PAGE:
Learn more about the LawPay difference.
The LawPay system was built specifically for attorneys to ensure complete compliance by following strict ABA and IOLTA guidelines. If you have questions about what that means for you and your firm, read through our FAQs to learn more.
Frequently Asked Questions
A merchant account is a business account established on a Visa/MasterCard/Discover processing network, which gives your business the ability to accept credit or debit cards from clients.
Unlike a standard merchant account, LawPay offers account options structured to handle the unique requirements of an attorney-client transaction. When your client pays by credit card, funds are immediately separated into trust and operating accounts as required by the ABA Code of Professional Conduct and most state bar guidelines on trust accounting. Payments for earned fees are deposited into the firm operating account. Payments identified as unearned fees, retainers or advanced fees of any kind are deposited to the firm trust or IOLTA account in order to avoid commingling of client funds.
Great! You already know the benefits of accepting credit cards. On average, our competitive program saves attorneys 20-25% off traditional bank merchant account fees. A member of our team can quickly compare your current program to LawPay and estimate your savings.
From the date of a transaction, deposits generally take 24 – 48 hours to credit to your bank account. Weekends and banking holidays are not counted toward deposit time frames.
Your agreement with LawPay is always month-to-month. We do not believe in long-term contracts or forcing clients to work with us. If you are not 100% satisfied with your LawPay account, you may cancel at any time.
LawPay does not have a monthly minimum processing requirement. In addition, your firm is not penalized for inactivity. We understand law firms may not always have predictable charge activity. Your account is ready when you need it.
There is never a penalty for closing your LawPay account.
With LawPay, any processing fees or banking charges associated with payment processing are deducted from the law firm’s operating account. This includes processing for payments designated for a trust or IOLTA account. For example: if your firm accepts a retainer by credit card, the full dollar amount of the retainer is deposited into the appropriate trust account. Processing fees for all transactions are then deducted at the end of the month from the firm’s operating account.
Specialty cards are non-standard payment cards such as corporate, purchasing, government and rewards cards. These card types are generally funded with higher fees from the issuing banks and are more expensive to process.
In 2013, Visa, MasterCard, and the card brands changed their policy to allow for credit card surcharging at the merchant level. However, be aware specific rules vary by state. Check with the card brands to determine if your state prohibits surcharging. Many law firms simply build the additional cost into their fees as a standard business expense. This is generally recommended as the proper and more professional way to handle the business expense of processing payments.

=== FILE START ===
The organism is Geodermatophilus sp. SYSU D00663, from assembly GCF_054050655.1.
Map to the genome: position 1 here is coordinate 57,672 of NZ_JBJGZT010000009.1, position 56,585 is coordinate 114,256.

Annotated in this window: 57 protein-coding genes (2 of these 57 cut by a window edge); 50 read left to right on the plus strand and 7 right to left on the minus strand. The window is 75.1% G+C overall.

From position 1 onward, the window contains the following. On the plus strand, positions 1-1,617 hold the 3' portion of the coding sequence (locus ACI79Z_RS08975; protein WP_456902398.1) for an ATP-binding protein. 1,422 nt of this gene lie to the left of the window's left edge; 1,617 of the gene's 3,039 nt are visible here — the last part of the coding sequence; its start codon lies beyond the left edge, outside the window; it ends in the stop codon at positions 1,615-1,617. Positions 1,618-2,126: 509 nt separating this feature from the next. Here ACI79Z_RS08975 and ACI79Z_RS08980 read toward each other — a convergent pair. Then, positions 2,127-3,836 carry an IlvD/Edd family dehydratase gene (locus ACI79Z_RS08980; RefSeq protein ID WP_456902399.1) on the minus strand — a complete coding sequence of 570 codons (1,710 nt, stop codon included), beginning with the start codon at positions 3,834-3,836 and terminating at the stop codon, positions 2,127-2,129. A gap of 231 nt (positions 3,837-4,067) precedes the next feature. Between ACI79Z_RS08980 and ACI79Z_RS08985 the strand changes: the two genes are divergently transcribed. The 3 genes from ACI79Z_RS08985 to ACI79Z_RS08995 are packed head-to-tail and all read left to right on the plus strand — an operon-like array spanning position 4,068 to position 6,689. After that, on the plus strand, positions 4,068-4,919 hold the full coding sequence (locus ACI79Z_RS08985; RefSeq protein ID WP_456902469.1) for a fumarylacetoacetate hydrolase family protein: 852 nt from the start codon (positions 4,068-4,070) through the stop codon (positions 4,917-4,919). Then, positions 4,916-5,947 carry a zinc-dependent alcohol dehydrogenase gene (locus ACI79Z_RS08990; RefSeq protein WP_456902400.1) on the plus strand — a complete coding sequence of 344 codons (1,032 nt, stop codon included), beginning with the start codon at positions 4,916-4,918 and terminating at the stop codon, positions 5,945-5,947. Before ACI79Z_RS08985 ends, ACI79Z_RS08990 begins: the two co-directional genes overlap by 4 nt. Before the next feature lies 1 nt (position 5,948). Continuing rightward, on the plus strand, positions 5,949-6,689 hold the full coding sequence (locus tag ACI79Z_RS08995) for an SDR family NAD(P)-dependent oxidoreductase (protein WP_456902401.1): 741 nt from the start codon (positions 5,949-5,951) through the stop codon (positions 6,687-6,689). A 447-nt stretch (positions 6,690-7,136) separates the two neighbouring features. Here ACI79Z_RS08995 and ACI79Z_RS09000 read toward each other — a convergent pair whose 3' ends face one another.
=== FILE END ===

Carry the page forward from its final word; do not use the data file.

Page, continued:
We can generally work with any existing credit card equipment. Most systems are easily updated to LawPay through a simple download. This update takes approximately 10-15 minutes so you can begin accepting charges immediately. There is no charge to update or reprogram your equipment.
Absolutely! LawPay provides a secure web link that can be easily added to your web content. This does not require additional development or programming on your part. If you prefer to create something more customized, we are also happy to share our APIs with your web designer. Learn more about all of our features here.
A chargeback is the reversal of a sale or transaction. A chargeback is different than a return and occurs when a transaction is disputed by a cardholder. Cardholders may dispute a transaction through their card-issuing bank if they believe the charge was charged in error, service was not received, or the law firm did not have their authorization to charge the transaction. With proper procedures in place, chargebacks can be avoided in your firm.
LawPay recommends adding authorization language to your client engagement letters and maintaining separate card authorizations on file. In the event of a chargeback, attorneys can generally have them reversed by showing this documentation, along with verification that the work was performed for the client. For more tips on preventing chargebacks, see our Chargeback Prevention Guide.
PCI Compliance is a set of guidelines for protecting credit card data ─ the Payment Card Industry Data Security Standard. These regulations were developed in 2006 and enforced by major card brands. Each year, the card brands require that you complete a Self-Assessment Questionnaire (SAQ) as a way to evaluate the security in your office.
As a major benefit to our clients, we manage PCI Compliance on your behalf at no additional charge. For specific questions regarding PCI you may contact our PCI department at 866.376.0947.
EMV (EuroPay-MasterCard-Visa) is commonly known as “pin and chip”. The primary benefit of EMV is to help retail businesses reduce fraud by detecting counterfeit credit cards. As of October 2015, all card processing banks are required to support EMV technology.
As a law firm you are not required to process EMV. This is due to the fact that most firms are not at risk for accepting counterfeit credit cards, and do not process payments through a retail point of sale system. Be that as it may, it is important for your firm to maintain PCI compliance. If you have any questions about PCI Compliance, our support team is available to assist you.